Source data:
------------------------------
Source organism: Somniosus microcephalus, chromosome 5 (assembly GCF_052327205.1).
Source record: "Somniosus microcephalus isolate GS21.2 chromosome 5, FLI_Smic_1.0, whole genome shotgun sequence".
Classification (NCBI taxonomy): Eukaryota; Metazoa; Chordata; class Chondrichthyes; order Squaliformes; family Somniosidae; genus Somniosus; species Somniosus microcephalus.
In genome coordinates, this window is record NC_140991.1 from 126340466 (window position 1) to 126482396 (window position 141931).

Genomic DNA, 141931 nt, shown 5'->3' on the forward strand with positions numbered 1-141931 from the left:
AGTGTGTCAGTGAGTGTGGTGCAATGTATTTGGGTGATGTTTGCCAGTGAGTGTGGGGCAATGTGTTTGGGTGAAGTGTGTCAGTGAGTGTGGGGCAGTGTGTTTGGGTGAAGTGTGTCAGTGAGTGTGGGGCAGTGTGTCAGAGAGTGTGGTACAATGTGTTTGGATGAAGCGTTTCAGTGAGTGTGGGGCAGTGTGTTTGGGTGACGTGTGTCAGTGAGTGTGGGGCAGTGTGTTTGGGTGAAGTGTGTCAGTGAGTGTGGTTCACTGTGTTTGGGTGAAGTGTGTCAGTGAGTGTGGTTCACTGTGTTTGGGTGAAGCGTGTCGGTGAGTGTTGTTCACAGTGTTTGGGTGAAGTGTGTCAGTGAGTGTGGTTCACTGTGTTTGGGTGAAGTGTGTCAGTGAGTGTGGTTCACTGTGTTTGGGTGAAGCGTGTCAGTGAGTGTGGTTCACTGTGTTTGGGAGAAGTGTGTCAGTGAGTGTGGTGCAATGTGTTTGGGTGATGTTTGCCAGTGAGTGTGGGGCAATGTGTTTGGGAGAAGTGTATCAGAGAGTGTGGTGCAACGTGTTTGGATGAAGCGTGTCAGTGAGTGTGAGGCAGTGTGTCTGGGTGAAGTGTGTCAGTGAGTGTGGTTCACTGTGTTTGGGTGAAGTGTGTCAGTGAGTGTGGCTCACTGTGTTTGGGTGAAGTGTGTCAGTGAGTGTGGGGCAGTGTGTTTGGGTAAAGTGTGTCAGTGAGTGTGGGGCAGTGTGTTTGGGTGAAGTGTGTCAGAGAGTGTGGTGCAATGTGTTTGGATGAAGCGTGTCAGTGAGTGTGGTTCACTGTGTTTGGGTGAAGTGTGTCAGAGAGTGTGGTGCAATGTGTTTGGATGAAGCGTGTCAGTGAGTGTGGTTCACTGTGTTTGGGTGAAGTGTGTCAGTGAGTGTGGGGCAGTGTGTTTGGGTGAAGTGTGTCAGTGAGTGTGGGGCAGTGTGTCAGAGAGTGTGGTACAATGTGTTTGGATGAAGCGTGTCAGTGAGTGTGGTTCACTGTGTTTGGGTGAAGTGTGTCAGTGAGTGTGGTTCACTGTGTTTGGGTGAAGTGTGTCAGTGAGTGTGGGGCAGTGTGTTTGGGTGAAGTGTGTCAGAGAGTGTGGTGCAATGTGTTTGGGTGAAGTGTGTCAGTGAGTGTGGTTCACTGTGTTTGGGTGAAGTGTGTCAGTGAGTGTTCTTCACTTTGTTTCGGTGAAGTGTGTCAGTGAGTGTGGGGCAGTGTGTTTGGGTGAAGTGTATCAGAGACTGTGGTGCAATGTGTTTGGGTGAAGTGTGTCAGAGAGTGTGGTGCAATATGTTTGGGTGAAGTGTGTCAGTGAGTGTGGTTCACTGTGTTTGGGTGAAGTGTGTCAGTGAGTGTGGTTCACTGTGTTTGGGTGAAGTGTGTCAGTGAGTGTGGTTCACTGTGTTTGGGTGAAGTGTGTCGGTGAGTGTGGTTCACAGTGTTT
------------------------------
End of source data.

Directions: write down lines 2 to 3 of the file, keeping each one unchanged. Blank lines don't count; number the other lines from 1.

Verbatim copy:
Source record: "Somniosus microcephalus isolate GS21.2 chromosome 5, FLI_Smic_1.0, whole genome shotgun sequence".
Classification (NCBI taxonomy): Eukaryota; Metazoa; Chordata; class Chondrichthyes; order Squaliformes; family Somniosidae; genus Somniosus; species Somniosus microcephalus.